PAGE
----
“I see,” said Olive, reaching into her pocket and finding her sunglasses. “Well, here I am.” She put on her sunglasses and turned to watch for Dog-Face.

Later in the story, after a heated argument with Chris, Olive leaves for home ahead of schedule. Her distress is conveyed when she again takes refuge behind her sunglasses, indoors, while standing in the airport queue: ‘Olive put her sunglasses on, blinking. Everywhere she looked, people seemed removed and unfriendly.’ When she has a tantrum and is escorted away by security guards, she is still ‘blinking behind her sunglasses’, denying the reality of her situation.

Olive also uses sunglasses to mask her harsh judgement of others. In ‘Basket of Trips’, she ‘reaches into her bag for her sunglasses, and once she has them on, she squints hard at Molly Collins, because it seems such a stupid thing to say.’

The sunglasses make a final appearance in ‘River’. Following her husband’s death, Olive begins taking long walks, where she makes a new friend, Jack. During their conversations, Jack mentions his daughter, who is gay; because of this, Jack has cut off all contact with her. Olive disapproves of his attitude, and to conceal this, ‘she reached into her pocket, found her sunglasses, put them on.’ The discussion turns into a verbal sparring match, and Jack gives as good as he gets – something Olive never experienced in her relationship with the placatory Henry.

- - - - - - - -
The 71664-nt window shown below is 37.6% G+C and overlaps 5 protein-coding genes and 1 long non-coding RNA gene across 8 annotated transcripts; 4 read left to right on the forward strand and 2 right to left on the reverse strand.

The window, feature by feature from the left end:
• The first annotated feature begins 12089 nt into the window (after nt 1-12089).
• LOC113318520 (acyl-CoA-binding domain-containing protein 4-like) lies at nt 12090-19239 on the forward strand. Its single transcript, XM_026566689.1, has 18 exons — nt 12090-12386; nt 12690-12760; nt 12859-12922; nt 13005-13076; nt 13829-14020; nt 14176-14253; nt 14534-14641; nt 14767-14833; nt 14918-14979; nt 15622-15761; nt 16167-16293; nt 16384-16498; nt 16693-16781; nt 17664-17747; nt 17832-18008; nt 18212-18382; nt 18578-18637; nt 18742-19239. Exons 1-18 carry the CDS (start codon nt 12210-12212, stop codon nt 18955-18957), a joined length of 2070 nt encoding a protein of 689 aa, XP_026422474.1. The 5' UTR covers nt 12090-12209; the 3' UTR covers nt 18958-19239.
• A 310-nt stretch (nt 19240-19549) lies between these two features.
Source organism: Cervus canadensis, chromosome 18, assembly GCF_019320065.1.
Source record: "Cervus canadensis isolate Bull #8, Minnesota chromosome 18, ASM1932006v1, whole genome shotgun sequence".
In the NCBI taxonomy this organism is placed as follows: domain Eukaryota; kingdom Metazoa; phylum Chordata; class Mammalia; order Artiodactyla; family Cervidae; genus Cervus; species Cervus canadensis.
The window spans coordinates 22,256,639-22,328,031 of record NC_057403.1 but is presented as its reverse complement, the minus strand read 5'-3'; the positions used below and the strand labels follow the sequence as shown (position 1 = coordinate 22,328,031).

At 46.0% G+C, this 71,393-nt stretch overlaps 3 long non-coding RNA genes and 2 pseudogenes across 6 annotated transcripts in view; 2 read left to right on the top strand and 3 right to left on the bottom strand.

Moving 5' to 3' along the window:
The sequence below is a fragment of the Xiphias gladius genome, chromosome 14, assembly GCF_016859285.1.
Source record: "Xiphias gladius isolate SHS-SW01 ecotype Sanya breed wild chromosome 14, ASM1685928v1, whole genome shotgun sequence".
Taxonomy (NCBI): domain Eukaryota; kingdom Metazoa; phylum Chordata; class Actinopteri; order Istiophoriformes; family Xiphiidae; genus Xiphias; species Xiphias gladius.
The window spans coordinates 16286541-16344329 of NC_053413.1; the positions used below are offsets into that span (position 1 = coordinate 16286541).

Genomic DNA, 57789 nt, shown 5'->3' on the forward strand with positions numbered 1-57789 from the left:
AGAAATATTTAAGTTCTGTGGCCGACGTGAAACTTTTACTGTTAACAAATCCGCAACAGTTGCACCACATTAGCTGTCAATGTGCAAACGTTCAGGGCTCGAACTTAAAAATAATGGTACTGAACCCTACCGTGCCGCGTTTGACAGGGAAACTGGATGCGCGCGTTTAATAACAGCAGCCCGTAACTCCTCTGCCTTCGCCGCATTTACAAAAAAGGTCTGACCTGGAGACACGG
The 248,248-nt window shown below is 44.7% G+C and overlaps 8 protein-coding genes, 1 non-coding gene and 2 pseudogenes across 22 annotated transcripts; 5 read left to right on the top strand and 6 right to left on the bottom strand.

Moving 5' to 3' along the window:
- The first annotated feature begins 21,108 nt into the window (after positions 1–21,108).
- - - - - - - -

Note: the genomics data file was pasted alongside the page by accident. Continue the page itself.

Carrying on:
By the final pages of the story – and the book – a dramatic shift has occurred in Olive. She has accepted Jack as he is and opened up to him, even confessing to him that Henry was right about her never apologising. When Jack calls she goes to him and steps into a room:

      …filled with the quietness of afternoon sunlight. It fell through the window, across the rocking chair, hit broadside the wallpaper with its brightness… the silence of this sunshine, of the world, seemed to fold over Olive with a shiver of ghastliness, as she stood feeling the sun on her bare wrist … To sit down beside him would be to close her eyes to the gaping loneliness of this sunlit world … there was only the silence of this sunny room… that she had not loved Henry this way for many years before he died saddened her enough to make her close her eyes… She pictured the sunny room, the sun-washed wall …  (Emphasis mine.)

‘Symbolism exists to adorn and enrich,’ writes Stephen King. ‘It can serve as a focusing device for you and the reader, helping to create a more unified and pleasing work.’[2] Elizabeth Strout places these symbolic gestures and images unobtrusively throughout Olive Kitteridge, leading us quietly and naturally to this final moment, when Olive finally admits her faults and sets aside her defences; when she steps into the light.


King, Stephen, On Writing

Hodder & Stoughton, 2000


Prose, Francine, Reading Like a Writer: A Guide for People Who Love Books and for Those Who Want to Write Them

Harper Perennial, 2007


Strout, Elizabeth, Olive Kitteridge
Simon & Schuster, 2008

[1] Reading Like A Writer, p213

[2] On Writing, p237